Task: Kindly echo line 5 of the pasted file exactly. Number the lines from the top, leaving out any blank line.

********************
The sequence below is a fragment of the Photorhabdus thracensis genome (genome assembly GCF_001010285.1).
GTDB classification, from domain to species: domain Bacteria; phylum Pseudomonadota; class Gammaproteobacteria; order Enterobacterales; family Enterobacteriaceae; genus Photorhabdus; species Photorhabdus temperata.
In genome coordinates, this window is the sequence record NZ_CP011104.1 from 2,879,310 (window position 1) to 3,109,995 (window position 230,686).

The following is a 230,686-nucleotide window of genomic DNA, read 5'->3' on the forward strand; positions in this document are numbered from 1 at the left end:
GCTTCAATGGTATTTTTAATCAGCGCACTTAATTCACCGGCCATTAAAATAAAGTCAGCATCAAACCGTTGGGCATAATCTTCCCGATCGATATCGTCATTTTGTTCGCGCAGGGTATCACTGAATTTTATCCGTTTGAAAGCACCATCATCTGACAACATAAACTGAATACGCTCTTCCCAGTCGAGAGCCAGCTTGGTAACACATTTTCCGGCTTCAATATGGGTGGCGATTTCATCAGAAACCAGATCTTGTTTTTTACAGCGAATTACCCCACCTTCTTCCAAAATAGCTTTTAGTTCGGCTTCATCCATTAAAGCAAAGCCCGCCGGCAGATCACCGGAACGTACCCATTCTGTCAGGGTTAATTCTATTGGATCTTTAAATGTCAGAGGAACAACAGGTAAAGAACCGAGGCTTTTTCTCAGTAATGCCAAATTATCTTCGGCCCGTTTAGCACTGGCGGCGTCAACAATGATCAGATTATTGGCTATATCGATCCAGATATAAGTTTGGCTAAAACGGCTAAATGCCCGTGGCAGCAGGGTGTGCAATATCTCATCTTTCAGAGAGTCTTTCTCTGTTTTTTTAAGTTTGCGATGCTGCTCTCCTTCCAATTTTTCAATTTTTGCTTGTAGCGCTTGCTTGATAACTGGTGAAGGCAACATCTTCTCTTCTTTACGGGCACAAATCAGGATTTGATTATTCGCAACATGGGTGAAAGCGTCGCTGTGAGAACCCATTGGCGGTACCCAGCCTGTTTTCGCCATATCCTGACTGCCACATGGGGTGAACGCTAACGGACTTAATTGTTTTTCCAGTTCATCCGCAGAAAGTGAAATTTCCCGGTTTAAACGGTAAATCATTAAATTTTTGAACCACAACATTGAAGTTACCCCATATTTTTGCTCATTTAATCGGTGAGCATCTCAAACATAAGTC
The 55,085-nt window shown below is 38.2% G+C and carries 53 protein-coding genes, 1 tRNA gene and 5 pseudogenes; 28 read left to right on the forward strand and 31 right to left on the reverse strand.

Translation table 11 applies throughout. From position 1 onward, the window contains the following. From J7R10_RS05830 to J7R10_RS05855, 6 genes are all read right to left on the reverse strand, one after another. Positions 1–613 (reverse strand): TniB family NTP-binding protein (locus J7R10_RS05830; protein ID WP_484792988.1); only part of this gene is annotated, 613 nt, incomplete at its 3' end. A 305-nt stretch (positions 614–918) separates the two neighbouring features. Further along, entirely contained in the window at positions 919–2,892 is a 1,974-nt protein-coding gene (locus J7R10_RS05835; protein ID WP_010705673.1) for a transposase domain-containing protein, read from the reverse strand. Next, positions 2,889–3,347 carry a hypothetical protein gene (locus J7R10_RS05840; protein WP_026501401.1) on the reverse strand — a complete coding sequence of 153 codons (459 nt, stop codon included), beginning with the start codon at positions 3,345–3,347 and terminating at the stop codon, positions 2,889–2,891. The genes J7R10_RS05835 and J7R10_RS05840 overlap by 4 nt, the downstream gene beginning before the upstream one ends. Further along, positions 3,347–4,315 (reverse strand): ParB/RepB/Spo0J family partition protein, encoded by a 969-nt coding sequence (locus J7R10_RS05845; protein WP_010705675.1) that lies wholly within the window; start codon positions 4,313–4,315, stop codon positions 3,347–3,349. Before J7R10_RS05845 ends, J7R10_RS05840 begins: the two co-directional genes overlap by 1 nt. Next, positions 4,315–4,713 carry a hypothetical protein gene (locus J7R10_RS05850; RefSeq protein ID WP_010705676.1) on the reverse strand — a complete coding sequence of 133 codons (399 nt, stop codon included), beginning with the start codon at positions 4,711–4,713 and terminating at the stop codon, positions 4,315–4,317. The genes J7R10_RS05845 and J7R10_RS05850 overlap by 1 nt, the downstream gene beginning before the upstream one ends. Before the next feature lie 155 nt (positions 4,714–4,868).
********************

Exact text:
GCTTCAATGGTATTTTTAATCAGCGCACTTAATTCACCGGCCATTAAAATAAAGTCAGCATCAAACCGTTGGGCATAATCTTCCCGATCGATATCGTCATTTTGTTCGCGCAGGGTATCACTGAATTTTATCCGTTTGAAAGCACCATCATCTGACAACATAAACTGAATACGCTCTTCCCAGTCGAGAGCCAGCTTGGTAACACATTTTCCGGCTTCAATATGGGTGGCGATTTCATCAGAAACCAGATCTTGTTTTTTACAGCGAATTACCCCACCTTCTTCCAAAATAGCTTTTAGTTCGGCTTCATCCATTAAAGCAAAGCCCGCCGGCAGATCACCGGAACGTACCCATTCTGTCAGGGTTAATTCTATTGGATCTTTAAATGTCAGAGGAACAACAGGTAAAGAACCGAGGCTTTTTCTCAGTAATGCCAAATTATCTTCGGCCCGTTTAGCACTGGCGGCGTCAACAATGATCAGATTATTGGCTATATCGATCCAGATATAAGTTTGGCTAAAACGGCTAAATGCCCGTGGCAGCAGGGTGTGCAATATCTCATCTTTCAGAGAGTCTTTCTCTGTTTTTTTAAGTTTGCGATGCTGCTCTCCTTCCAATTTTTCAATTTTTGCTTGTAGCGCTTGCTTGATAACTGGTGAAGGCAACATCTTCTCTTCTTTACGGGCACAAATCAGGATTTGATTATTCGCAACATGGGTGAAAGCGTCGCTGTGAGAACCCATTGGCGGTACCCAGCCTGTTTTCGCCATATCCTGACTGCCACATGGGGTGAACGCTAACGGACTTAATTGTTTTTCCAGTTCATCCGCAGAAAGTGAAATTTCCCGGTTTAAACGGTAAATCATTAAATTTTTGAACCACAACATTGAAGTTACCCCATATTTTTGCTCATTTAATCGGTGAGCATCTCAAACATAAGTC